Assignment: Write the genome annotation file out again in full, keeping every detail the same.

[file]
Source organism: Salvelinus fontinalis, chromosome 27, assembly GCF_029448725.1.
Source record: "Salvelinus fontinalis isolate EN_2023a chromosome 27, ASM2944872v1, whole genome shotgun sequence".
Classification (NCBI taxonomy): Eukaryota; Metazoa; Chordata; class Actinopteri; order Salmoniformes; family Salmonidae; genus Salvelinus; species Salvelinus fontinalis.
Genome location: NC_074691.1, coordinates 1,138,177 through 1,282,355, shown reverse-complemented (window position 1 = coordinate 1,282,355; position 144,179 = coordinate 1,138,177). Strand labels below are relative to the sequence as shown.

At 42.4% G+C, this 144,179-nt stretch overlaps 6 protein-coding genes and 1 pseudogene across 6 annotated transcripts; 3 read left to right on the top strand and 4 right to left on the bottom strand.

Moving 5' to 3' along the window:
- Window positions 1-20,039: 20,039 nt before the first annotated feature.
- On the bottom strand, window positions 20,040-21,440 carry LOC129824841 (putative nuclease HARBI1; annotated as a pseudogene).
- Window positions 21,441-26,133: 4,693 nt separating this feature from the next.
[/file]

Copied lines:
Source organism: Salvelinus fontinalis, chromosome 27, assembly GCF_029448725.1.
Source record: "Salvelinus fontinalis isolate EN_2023a chromosome 27, ASM2944872v1, whole genome shotgun sequence".
Classification (NCBI taxonomy): Eukaryota; Metazoa; Chordata; class Actinopteri; order Salmoniformes; family Salmonidae; genus Salvelinus; species Salvelinus fontinalis.
Genome location: NC_074691.1, coordinates 1,138,177 through 1,282,355, shown reverse-complemented (window position 1 = coordinate 1,282,355; position 144,179 = coordinate 1,138,177). Strand labels below are relative to the sequence as shown.

At 42.4% G+C, this 144,179-nt stretch overlaps 6 protein-coding genes and 1 pseudogene across 6 annotated transcripts; 3 read left to right on the top strand and 4 right to left on the bottom strand.

Moving 5' to 3' along the window:
- Window positions 1-20,039: 20,039 nt before the first annotated feature.
- On the bottom strand, window positions 20,040-21,440 carry LOC129824841 (putative nuclease HARBI1; annotated as a pseudogene).
- Window positions 21,441-26,133: 4,693 nt separating this feature from the next.